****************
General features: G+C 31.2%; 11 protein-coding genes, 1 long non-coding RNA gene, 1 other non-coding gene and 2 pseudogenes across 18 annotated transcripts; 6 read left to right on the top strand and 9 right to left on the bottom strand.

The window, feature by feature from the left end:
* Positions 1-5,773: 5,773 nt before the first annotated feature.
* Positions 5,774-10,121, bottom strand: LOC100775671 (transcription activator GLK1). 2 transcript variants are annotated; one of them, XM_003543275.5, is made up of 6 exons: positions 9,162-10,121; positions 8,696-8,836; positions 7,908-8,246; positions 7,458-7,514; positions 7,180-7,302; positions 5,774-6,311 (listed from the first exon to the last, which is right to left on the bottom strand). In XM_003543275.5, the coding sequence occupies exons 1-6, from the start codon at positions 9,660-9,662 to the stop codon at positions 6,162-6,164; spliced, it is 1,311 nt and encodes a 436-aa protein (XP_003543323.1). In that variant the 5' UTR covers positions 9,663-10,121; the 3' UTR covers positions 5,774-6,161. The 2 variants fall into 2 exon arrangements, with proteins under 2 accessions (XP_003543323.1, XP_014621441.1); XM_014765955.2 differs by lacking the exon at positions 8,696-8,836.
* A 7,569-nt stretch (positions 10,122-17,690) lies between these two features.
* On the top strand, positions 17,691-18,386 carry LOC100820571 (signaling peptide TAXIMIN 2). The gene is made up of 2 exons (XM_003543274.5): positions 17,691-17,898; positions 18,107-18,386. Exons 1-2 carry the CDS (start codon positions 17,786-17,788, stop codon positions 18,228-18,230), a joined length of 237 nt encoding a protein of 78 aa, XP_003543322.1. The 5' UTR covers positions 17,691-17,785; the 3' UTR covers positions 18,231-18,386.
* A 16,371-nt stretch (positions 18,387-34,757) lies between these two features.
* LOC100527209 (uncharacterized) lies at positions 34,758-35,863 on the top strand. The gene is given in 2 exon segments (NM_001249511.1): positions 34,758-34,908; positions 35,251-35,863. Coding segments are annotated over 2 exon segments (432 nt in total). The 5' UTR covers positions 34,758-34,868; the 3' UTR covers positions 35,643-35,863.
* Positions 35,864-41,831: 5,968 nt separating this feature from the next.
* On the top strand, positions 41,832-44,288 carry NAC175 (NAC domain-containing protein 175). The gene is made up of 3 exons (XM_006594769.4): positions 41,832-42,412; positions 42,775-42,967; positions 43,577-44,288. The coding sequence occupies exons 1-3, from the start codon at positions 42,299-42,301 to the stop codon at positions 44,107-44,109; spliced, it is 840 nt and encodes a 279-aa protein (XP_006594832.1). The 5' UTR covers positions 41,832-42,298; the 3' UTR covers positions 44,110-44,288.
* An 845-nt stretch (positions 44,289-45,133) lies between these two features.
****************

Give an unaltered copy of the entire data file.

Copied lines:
General features: G+C 31.2%; 11 protein-coding genes, 1 long non-coding RNA gene, 1 other non-coding gene and 2 pseudogenes across 18 annotated transcripts; 6 read left to right on the top strand and 9 right to left on the bottom strand.

The window, feature by feature from the left end:
* Positions 1-5,773: 5,773 nt before the first annotated feature.
* Positions 5,774-10,121, bottom strand: LOC100775671 (transcription activator GLK1). 2 transcript variants are annotated; one of them, XM_003543275.5, is made up of 6 exons: positions 9,162-10,121; positions 8,696-8,836; positions 7,908-8,246; positions 7,458-7,514; positions 7,180-7,302; positions 5,774-6,311 (listed from the first exon to the last, which is right to left on the bottom strand). In XM_003543275.5, the coding sequence occupies exons 1-6, from the start codon at positions 9,660-9,662 to the stop codon at positions 6,162-6,164; spliced, it is 1,311 nt and encodes a 436-aa protein (XP_003543323.1). In that variant the 5' UTR covers positions 9,663-10,121; the 3' UTR covers positions 5,774-6,161. The 2 variants fall into 2 exon arrangements, with proteins under 2 accessions (XP_003543323.1, XP_014621441.1); XM_014765955.2 differs by lacking the exon at positions 8,696-8,836.
* A 7,569-nt stretch (positions 10,122-17,690) lies between these two features.
* On the top strand, positions 17,691-18,386 carry LOC100820571 (signaling peptide TAXIMIN 2). The gene is made up of 2 exons (XM_003543274.5): positions 17,691-17,898; positions 18,107-18,386. Exons 1-2 carry the CDS (start codon positions 17,786-17,788, stop codon positions 18,228-18,230), a joined length of 237 nt encoding a protein of 78 aa, XP_003543322.1. The 5' UTR covers positions 17,691-17,785; the 3' UTR covers positions 18,231-18,386.
* A 16,371-nt stretch (positions 18,387-34,757) lies between these two features.
* LOC100527209 (uncharacterized) lies at positions 34,758-35,863 on the top strand. The gene is given in 2 exon segments (NM_001249511.1): positions 34,758-34,908; positions 35,251-35,863. Coding segments are annotated over 2 exon segments (432 nt in total). The 5' UTR covers positions 34,758-34,868; the 3' UTR covers positions 35,643-35,863.
* Positions 35,864-41,831: 5,968 nt separating this feature from the next.
* On the top strand, positions 41,832-44,288 carry NAC175 (NAC domain-containing protein 175). The gene is made up of 3 exons (XM_006594769.4): positions 41,832-42,412; positions 42,775-42,967; positions 43,577-44,288. The coding sequence occupies exons 1-3, from the start codon at positions 42,299-42,301 to the stop codon at positions 44,107-44,109; spliced, it is 840 nt and encodes a 279-aa protein (XP_006594832.1). The 5' UTR covers positions 41,832-42,298; the 3' UTR covers positions 44,110-44,288.
* An 845-nt stretch (positions 44,289-45,133) lies between these two features.